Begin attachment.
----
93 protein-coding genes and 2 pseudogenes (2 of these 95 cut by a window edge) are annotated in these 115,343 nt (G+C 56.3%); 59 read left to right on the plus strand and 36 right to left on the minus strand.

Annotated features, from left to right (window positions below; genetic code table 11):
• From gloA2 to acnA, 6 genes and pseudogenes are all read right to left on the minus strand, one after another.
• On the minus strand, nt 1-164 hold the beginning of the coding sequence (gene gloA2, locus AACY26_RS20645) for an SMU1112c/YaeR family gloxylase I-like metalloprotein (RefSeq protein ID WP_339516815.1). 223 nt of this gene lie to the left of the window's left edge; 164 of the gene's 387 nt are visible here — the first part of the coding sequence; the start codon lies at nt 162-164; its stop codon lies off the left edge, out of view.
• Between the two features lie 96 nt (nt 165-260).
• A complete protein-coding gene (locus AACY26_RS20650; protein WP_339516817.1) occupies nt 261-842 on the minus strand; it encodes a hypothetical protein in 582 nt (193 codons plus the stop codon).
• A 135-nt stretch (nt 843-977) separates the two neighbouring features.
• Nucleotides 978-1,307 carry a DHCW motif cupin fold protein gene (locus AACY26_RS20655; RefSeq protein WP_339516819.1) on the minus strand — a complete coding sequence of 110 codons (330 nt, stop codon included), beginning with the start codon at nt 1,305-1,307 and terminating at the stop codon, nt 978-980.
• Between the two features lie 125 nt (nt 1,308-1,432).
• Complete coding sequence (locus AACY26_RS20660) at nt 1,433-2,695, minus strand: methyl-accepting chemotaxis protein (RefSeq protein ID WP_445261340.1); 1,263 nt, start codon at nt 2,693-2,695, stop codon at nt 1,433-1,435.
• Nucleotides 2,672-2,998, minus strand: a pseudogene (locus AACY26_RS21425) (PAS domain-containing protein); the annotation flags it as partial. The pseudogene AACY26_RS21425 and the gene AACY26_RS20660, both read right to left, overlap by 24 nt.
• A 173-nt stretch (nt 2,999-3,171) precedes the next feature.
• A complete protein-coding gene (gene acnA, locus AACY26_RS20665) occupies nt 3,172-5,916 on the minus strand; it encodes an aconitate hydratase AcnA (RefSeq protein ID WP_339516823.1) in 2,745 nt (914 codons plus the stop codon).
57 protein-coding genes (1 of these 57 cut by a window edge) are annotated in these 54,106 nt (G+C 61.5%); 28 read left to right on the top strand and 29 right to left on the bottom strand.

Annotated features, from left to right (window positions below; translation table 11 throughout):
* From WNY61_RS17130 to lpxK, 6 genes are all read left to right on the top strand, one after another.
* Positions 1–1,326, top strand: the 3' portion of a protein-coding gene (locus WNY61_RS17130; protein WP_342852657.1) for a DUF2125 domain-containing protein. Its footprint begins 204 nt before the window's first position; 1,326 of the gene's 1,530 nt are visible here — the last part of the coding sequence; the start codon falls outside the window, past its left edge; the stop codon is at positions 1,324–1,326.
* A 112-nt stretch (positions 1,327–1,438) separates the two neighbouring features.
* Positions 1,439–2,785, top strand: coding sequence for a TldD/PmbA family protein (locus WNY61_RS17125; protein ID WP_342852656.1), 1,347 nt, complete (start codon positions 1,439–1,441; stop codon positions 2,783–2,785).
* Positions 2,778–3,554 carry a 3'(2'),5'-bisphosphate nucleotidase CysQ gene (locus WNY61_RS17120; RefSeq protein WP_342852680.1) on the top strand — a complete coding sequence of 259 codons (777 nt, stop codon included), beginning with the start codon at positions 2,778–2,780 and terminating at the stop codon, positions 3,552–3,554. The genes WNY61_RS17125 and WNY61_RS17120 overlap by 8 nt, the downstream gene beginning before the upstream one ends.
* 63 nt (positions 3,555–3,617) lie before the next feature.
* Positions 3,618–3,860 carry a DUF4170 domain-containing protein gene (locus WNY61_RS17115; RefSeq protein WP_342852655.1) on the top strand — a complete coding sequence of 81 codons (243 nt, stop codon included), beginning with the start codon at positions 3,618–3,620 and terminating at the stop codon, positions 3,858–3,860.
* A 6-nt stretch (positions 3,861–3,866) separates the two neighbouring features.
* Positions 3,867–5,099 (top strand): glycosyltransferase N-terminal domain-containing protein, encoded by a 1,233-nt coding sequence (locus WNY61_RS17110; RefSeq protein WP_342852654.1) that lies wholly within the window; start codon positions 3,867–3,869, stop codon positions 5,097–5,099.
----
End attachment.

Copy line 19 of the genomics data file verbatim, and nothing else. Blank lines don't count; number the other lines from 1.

* Positions 1,439–2,785, top strand: coding sequence for a TldD/PmbA family protein (locus WNY61_RS17125; protein ID WP_342852656.1), 1,347 nt, complete (start codon positions 1,439–1,441; stop codon positions 2,783–2,785).